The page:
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The shadow of death across the ministry of Jesus.
1. Early cryptic allusions (Mk 2:20 et par). The days will come when the bridegroom is taken away from them, and then they will fast on that day (Mark 2:20) 2. The transfiguration of Jesus (Lk 9:31; Mk 9:12/Mt 17:12). They appeared in glory and were speaking of his departure (exodos), which he was about to accomplish at Jerusalem (Luke 9:31)


3. Explicit predictions (Mk 8:31-33 et par; Mk 9:30-32 et par; Mk 10: 32-34 et par). Then he began to teach them that the Son of Man must undergo great suffering, and be rejected by the elders, the chief priests, and the scribes, and be killed, and after three days rise again (Mark 8:31)

4. The Parable of the Wicked Tenant Farmers (Mk 12:1-12 et par).

5. Symbolic events (Mt 14:3-9; Jn 13). For you always have the poor with you, and you can show kindness to them whenever you wish; but you will not always have me. 8 She has done what she could; she has anointed my body beforehand for its burial. (Mark 14:7-8) 6. The Passover prediction (Mt 26:2). "As you know, the Passover is two days away--and the Son of Man will be handed over to be crucified."

Why was Jesus crucified?
• The specific charges laid against Jesus: . Lk 23:2, 5. . The 'King of the Jews' charge (Mt 27:11; Mk 15:2; Lk 23:3; Jn 18:33). • Overall, how satisfactory an explanation is this? . Jesus must have been a person who, by his words or actions, attracted a high degree of animosity, fear or jealousy on the part of his fellow Jews, so much so that they were prepared to secure his condemnation in a pagan court. A.E. Harvey, Jesus and the Constraints of History, p.18. . The problem: there is no evidence for any armed rebellion on Jesus' part (Mt 26:55; Mk 14:48; Lk 22:52) or subsequent arrests of His followers. • The animosity of his opponents: 1. Pharisees (Mk 3:6; Mt 27:63-64). 2. Sadducees (Mt 27:62; Mk 14:53, 55-58). 3. Herodians and Herod Antipas (Mk 3:6; 12:13; Lk 13:31). 5

4. General hostility, fear and jealousy (Jn 7:10-13). • • Why was Jesus such a threat to each of these groupings? What was the list of capital crimes in the Old Testament? . (a) Sorcery. (b) Rebellious son. (c) Profanation of the Sabbath. (d) Blasphemy. (e) False prophecy. (f) Idolatry.

• What further justifications for Jesus' execution can be found within this grid? Sorcery (Mt 9:34; 10:25; 12:24; Jn 7:20; 8:52; 10:20): . See Lev. 20:27; 19:26; Deut 18:10-14. . Rebellious son (Mt 11:19): . See Deut 21: 18-21, esp. v.20. . Profanation of the Sabbath (Mk 2:23-28 et par; 3:1-6 et par; Lk 13:10-17; 14:16): . See Num 15:32-36. . Blasphemy (Mk 14:61-64; cf. Mk 2:7): . See Lev 24:10-23; 1Kgs 21:8-14. . False prophecy (Mk 14:65): . See Deut 13:1-11. . The idolatry charge is inappropriate re Jesus.

What is the Gospels understanding of his own death?

The need for a canonical reading of the NT (Gospels and Epistles)

The NT canon is not a menu to pick from.

The need for a proportional reading of the Gospels  The dominance of the cross in each Gospel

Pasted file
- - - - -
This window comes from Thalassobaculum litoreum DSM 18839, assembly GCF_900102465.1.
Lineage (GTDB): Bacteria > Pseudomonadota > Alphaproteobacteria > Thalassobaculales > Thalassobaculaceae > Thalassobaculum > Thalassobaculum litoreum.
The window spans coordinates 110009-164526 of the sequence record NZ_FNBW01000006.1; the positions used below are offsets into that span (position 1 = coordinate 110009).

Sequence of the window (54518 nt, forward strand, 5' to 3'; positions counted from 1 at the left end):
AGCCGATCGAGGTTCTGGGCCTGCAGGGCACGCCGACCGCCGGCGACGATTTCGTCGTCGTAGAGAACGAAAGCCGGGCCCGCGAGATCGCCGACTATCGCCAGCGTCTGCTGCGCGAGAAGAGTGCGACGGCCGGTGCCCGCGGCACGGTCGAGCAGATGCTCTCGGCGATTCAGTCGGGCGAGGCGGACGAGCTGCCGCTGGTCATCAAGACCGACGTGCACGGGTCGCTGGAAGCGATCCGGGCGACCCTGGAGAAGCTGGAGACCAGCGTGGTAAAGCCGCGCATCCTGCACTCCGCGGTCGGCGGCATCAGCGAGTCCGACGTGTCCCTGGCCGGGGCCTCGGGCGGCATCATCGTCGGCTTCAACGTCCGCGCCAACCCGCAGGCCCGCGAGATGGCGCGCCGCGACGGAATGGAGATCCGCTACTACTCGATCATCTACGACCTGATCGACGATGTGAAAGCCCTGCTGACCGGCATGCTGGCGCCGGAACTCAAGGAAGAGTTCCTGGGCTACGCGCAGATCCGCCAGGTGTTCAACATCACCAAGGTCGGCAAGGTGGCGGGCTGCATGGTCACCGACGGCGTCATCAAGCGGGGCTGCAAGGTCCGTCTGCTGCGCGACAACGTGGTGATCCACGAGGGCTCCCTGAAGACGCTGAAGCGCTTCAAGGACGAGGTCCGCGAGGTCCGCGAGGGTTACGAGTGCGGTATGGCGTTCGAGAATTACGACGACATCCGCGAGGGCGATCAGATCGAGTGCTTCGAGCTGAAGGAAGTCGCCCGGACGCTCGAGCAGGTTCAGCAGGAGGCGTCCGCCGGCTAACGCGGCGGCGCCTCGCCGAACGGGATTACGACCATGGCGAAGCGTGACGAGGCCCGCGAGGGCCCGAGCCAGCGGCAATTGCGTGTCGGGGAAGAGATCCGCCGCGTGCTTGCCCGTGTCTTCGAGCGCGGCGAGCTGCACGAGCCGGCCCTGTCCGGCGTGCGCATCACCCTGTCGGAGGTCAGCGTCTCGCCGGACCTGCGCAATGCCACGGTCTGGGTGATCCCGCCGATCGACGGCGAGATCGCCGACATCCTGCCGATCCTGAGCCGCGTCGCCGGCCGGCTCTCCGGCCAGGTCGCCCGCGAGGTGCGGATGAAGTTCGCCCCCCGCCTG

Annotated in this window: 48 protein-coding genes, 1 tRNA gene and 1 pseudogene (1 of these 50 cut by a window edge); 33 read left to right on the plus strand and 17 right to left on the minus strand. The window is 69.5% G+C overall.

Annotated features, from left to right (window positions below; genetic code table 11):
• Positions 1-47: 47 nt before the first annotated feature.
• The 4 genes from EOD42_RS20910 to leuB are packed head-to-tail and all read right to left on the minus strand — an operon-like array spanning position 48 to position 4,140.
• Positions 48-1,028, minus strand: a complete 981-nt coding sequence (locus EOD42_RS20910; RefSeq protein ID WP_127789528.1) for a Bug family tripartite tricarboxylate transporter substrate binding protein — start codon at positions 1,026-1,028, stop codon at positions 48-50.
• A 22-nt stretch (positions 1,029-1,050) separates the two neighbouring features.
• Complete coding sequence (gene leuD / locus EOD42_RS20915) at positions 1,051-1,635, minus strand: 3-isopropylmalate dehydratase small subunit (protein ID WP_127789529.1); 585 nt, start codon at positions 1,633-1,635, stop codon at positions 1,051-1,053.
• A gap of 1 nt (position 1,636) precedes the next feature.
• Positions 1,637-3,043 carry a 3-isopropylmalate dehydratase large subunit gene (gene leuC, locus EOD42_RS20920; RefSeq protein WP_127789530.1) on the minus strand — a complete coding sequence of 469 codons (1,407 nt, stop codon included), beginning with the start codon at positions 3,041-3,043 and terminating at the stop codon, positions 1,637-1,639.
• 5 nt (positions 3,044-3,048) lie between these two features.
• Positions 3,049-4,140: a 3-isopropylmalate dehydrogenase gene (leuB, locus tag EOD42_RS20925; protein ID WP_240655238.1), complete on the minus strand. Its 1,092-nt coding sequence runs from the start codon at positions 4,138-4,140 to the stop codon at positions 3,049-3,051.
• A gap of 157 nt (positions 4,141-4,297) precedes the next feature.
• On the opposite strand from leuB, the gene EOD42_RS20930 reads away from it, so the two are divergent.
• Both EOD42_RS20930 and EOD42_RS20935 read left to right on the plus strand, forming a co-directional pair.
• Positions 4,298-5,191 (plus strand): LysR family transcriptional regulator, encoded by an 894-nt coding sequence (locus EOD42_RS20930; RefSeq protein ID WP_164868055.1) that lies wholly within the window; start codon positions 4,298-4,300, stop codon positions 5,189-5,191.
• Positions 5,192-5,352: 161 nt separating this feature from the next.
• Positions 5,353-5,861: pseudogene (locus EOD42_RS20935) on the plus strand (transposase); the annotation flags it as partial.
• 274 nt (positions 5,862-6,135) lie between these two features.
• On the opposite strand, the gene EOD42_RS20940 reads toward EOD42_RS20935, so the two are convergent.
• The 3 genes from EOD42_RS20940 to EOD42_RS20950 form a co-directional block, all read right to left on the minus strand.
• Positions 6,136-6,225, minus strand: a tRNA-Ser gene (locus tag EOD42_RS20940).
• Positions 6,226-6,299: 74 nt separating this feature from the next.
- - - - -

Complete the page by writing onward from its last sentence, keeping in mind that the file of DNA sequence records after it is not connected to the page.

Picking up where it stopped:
Jesus’ interpretation of his death Mk 10:45. The Ransom Saying and Isaianic Servant terminology. For even the Son of Man did not come to be served, but to serve, and to give his life as a ransom for many. The term ransom or redemption means a price paid to free someone. The preposition for usually carries the sense “instead of” or “in place of”, thus implying a substiutionary atonement or sacrifice for God’s people. The most likely background is the suffering Servant of Isaiah 53:10-12 10 Yet it was the LORD's will to crush him and cause him to suffer, and though the LORD makes his life a guilt offering, he will see his offspring and prolong his days, and the will of the LORD will prosper in his hand. 11 After the suffering of his soul, he will see the light of life and be satisfied; by his knowledge my righteous servant will justify many, and he will bear their iniquities. 12 Therefore I will give him a portion among the great, and he will divide the spoils with the strong, because he poured out his life unto death, and was numbered with the transgressors. For he bore the sin of many, and made intercession for the transgressors.

Note that Jesus quotes from Isaiah 53:12 in Luke 22:37. Mk 10:38-39. The Cup and Baptism imagery. The ‘cup’ image was used in the OT for God pouring out his judgement (Jeremiah 25:15-38; Ezekiel 23:31-34. The destructive ‘baptism’ image probably has the idea of destructive waters behind it (e.g. Psalm 124:3-5). In other words, Jesus absorbs God’s wrath against us and takes our destruction in his place.

Mk 14:22-25 (1 Cor 11:23-25; Lk 22:15-20). The Last Supper and the alliance of Isaianic Servant terminology with OT Covenantal and Kingdom theology.

Here, Jesus portrays himself as the new Passover Lamb (cf. 1 Cor 5:7), inaugurating a new covenant, which brings forgiveness of sins and personal knowledge of God (Jer 31:31) Once again Jesus dies for the ‘many’ (Isaiah 53:12). The table imagery also suggests that Jesus’ death inaugurates the future messianic banquet in the Kingdom.


• Luke's Gospel on Jesus' understanding of His death: Lk 9:31. The Transfiguration and Exodus typology. Elijah (representative of the prophets) and Moses (representative of the Law) speak to Jesus about the fulfilment of his ministry through his ‘departure’: Greek: exodus) at Jerusalem. Thus in the cross a new exodus is provided. • Summing up Jesus' perspective concerning His death. Jesus’ death . surpasses the best the OT has to offer (covenant; exodus; righteous sufferer of the Psalms; Moses/Elijah); . turns away wrath (is propitiatory: the cup image); . is on behalf of others (‘for others’); . fulfils the Isaianic Servant role.